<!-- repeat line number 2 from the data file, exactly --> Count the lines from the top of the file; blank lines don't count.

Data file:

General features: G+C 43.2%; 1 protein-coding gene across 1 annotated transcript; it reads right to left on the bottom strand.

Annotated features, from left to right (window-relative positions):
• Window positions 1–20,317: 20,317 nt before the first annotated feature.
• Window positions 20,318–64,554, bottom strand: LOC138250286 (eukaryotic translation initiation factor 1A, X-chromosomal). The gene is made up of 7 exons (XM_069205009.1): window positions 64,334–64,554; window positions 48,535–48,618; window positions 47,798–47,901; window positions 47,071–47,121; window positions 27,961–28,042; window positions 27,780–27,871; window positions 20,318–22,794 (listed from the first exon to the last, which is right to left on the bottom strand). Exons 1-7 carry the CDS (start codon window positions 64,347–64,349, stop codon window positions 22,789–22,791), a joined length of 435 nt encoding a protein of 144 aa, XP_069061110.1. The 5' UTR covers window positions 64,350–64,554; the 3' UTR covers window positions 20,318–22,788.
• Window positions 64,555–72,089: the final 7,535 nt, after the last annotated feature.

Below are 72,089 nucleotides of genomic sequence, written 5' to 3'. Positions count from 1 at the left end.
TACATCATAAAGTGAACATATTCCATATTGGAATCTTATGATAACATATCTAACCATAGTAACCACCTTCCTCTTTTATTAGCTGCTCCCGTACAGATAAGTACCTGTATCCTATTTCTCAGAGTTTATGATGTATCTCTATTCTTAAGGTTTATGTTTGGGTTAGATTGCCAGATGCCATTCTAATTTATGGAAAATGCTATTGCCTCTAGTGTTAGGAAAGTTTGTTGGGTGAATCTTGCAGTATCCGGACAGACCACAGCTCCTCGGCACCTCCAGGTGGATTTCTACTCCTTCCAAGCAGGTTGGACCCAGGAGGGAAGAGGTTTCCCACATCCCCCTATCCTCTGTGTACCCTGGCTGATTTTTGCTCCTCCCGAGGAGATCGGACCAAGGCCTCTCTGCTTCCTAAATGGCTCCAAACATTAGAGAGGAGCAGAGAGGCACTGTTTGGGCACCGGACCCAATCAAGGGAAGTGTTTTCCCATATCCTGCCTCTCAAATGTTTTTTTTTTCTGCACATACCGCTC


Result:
Annotated features, from left to right (window-relative positions):